Grow or Die, Again (sigh)

As hard as the writers at the Scottsdale Republic try, the editors seem to get dumber at the same rate.

In today’s editorial about the choices available to voters for Scottsdale City Council on November 6th, the unnamed editor penned these juxtaposed gems:

On one side, three candidates who are pro business, pro development and pro progress. On the other side, three candidates opposed to anything they see changing the character of Scottsdale.

Korte, Klapp, Luoma: “Development is good, as long as it maintains Scottsdaleā€™s high design standards.”

Phillips, Schaffner, Phillips: ” They prefer a council that tightly controls growth, granting few zoning variances. Anything new or different should be subjected to close scrutiny.

This is a falsehood reinforced with a falsehood, wrapped up in a package of illogical nonsense.

  • Wanting to retain Scottsdale’s unique character is in no way anti-business, anti-development, or anti-progress.
  • Zoning “variances” (the term actually has a different meaning than this less-than-informed editor intends) are by definition DEPARTURES from “Scottsdale’s high design standards.”
  • None of the non-Chamber candidates has EVER opposed a development that MEETS “Scottsdale’s high design standards.”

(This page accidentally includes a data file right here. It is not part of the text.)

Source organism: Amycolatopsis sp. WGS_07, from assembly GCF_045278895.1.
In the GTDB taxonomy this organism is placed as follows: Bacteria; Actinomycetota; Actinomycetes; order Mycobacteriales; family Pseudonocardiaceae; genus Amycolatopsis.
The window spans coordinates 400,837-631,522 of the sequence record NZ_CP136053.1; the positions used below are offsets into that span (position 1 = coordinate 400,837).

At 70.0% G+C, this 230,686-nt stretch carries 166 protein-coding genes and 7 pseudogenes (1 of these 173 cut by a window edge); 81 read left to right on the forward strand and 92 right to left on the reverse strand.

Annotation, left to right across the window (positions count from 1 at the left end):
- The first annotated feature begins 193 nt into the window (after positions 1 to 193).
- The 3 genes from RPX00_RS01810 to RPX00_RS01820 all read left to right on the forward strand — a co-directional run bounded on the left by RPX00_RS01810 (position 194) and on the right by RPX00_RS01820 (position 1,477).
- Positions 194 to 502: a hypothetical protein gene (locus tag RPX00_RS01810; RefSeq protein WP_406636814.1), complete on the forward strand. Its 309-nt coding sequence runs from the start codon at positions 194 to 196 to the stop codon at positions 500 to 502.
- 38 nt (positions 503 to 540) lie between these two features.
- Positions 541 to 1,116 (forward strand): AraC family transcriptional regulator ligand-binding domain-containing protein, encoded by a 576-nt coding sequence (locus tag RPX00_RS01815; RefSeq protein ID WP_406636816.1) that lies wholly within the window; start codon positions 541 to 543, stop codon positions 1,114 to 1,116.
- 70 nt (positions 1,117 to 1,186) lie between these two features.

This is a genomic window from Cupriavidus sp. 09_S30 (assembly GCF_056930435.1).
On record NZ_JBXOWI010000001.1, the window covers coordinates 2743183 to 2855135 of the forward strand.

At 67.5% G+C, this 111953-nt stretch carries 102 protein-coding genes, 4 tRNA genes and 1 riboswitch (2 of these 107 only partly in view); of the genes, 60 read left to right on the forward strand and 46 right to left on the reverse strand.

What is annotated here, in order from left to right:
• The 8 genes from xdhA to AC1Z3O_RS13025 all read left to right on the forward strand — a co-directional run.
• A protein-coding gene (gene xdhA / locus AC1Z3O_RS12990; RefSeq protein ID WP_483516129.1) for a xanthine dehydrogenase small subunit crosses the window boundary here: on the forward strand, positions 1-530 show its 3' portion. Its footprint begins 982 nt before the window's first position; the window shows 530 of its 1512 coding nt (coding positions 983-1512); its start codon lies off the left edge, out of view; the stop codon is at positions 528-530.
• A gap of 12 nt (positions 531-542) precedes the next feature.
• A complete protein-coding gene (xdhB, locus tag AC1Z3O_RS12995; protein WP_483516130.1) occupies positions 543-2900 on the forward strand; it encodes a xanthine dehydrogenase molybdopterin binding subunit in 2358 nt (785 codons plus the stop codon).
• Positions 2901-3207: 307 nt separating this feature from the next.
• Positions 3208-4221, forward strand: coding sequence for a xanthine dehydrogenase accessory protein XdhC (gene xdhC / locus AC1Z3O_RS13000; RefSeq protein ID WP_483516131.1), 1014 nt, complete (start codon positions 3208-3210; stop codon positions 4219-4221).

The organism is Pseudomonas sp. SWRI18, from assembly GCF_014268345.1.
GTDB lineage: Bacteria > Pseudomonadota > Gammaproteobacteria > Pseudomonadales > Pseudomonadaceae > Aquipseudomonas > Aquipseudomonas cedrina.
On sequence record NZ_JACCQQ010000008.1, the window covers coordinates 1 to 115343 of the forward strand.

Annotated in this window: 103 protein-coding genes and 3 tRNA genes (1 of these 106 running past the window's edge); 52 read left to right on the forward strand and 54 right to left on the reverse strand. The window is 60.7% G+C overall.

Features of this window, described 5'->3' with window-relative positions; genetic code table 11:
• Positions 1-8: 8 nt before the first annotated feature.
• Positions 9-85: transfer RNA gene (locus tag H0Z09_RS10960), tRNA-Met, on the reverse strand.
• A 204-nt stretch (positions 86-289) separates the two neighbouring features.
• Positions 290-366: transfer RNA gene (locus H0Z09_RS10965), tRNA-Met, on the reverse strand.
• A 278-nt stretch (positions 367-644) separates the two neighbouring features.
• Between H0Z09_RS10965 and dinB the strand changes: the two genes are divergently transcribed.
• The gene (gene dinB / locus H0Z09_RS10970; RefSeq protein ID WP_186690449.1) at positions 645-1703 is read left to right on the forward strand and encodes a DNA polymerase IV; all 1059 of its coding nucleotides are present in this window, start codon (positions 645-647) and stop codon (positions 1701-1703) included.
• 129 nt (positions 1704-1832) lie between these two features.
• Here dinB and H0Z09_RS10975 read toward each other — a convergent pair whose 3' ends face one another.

This is a repackaged version of the tired old “grow or die” argument that has been used for a decade to dumb down Scottsdale’s high development standards.

The editor who wrote this needs to read Scottsdale’s citizen-driven, citizen-ratified General Plan which expresses the philosophy of Scottsdale’s standards. If we follow this guidance the way it was intended rather than the way the zoning attorneys interpret it, we’ll have solid, sustainable development for the next quarter CENTURY rather than just the next quarter.

They generally want Scottsdale to remain as it used to be, a low-slung, rural-suburban community.

That’s what the CITIZENS want, as expressed in the General Plan. It says it EXPLICITLY. That’s what makes Scottsdale different from our neighbors.

If you want to be able to recognize Scottsdale from Phoenix or Tempe five years from now, you need to ignore this illogical argument. As Chris Schaffner is fond of saying,

No one ever succeeded by lowering their standards.


You only get to ruin a city once.

Tell the Chamber candidates to move to Phoenix or Tempe if they want urban living. Vote Phillips, Schaffner, and Phillips.

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